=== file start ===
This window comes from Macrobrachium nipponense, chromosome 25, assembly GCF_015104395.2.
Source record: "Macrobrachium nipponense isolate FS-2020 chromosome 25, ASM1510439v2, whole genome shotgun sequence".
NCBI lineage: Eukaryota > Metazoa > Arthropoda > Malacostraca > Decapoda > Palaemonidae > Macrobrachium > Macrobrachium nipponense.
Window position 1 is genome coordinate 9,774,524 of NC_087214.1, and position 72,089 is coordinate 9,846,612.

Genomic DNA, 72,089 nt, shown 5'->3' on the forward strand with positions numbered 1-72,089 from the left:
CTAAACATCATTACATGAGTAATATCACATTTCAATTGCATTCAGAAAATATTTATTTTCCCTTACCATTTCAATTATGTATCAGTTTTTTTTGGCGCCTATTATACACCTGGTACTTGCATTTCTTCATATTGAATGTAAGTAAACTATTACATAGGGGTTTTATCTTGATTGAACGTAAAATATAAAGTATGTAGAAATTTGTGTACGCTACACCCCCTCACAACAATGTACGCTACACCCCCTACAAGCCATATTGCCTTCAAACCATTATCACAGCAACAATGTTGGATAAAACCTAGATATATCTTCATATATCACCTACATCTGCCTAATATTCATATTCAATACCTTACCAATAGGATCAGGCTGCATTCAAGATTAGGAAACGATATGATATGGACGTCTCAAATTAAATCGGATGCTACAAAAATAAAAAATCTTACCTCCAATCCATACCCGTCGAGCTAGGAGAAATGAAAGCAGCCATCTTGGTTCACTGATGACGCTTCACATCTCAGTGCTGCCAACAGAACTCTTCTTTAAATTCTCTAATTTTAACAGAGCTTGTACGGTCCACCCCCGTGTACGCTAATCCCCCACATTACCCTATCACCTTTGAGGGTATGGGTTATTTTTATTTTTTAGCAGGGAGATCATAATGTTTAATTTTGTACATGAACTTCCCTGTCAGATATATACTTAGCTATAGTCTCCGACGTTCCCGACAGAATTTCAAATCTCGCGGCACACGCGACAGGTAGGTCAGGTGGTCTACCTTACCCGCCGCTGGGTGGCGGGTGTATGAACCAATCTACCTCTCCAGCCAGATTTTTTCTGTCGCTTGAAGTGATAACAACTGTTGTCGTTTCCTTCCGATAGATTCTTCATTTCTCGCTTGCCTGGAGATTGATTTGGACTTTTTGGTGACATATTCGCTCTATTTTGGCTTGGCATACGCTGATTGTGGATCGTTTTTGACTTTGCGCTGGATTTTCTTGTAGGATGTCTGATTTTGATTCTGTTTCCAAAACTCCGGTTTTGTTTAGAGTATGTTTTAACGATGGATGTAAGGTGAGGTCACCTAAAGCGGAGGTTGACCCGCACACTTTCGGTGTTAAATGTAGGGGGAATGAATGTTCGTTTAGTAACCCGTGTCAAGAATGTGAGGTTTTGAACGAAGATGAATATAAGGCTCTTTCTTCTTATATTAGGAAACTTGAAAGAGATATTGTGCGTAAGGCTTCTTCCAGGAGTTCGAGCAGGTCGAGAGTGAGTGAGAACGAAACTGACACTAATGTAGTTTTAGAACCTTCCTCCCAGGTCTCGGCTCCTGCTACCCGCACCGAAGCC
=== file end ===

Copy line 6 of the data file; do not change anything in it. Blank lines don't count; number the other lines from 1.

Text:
CTAAACATCATTACATGAGTAATATCACATTTCAATTGCATTCAGAAAATATTTATTTTCCCTTACCATTTCAATTATGTATCAGTTTTTTTTGGCGCCTATTATACACCTGGTACTTGCATTTCTTCATATTGAATGTAAGTAAACTATTACATAGGGGTTTTATCTTGATTGAACGTAAAATATAAAGTATGTAGAAATTTGTGTACGCTACACCCCCTCACAACAATGTACGCTACACCCCCTACAAGCCATATTGCCTTCAAACCATTATCACAGCAACAATGTTGGATAAAACCTAGATATATCTTCATATATCACCTACATCTGCCTAATATTCATATTCAATACCTTACCAATAGGATCAGGCTGCATTCAAGATTAGGAAACGATATGATATGGACGTCTCAAATTAAATCGGATGCTACAAAAATAAAAAATCTTACCTCCAATCCATACCCGTCGAGCTAGGAGAAATGAAAGCAGCCATCTTGGTTCACTGATGACGCTTCACATCTCAGTGCTGCCAACAGAACTCTTCTTTAAATTCTCTAATTTTAACAGAGCTTGTACGGTCCACCCCCGTGTACGCTAATCCCCCACATTACCCTATCACCTTTGAGGGTATGGGTTATTTTTATTTTTTAGCAGGGAGATCATAATGTTTAATTTTGTACATGAACTTCCCTGTCAGATATATACTTAGCTATAGTCTCCGACGTTCCCGACAGAATTTCAAATCTCGCGGCACACGCGACAGGTAGGTCAGGTGGTCTACCTTACCCGCCGCTGGGTGGCGGGTGTATGAACCAATCTACCTCTCCAGCCAGATTTTTTCTGTCGCTTGAAGTGATAACAACTGTTGTCGTTTCCTTCCGATAGATTCTTCATTTCTCGCTTGCCTGGAGATTGATTTGGACTTTTTGGTGACATATTCGCTCTATTTTGGCTTGGCATACGCTGATTGTGGATCGTTTTTGACTTTGCGCTGGATTTTCTTGTAGGATGTCTGATTTTGATTCTGTTTCCAAAACTCCGGTTTTGTTTAGAGTATGTTTTAACGATGGATGTAAGGTGAGGTCACCTAAAGCGGAGGTTGACCCGCACACTTTCGGTGTTAAATGTAGGGGGAATGAATGTTCGTTTAGTAACCCGTGTCAAGAATGTGAGGTTTTGAACGAAGATGAATATAAGGCTCTTTCTTCTTATATTAGGAAACTTGAAAGAGATATTGTGCGTAAGGCTTCTTCCAGGAGTTCGAGCAGGTCGAGAGTGAGTGAGAACGAAACTGACACTAATGTAGTTTTAGAACCTTCCTCCCAGGTCTCGGCTCCTGCTACCCGCACCGAAGCC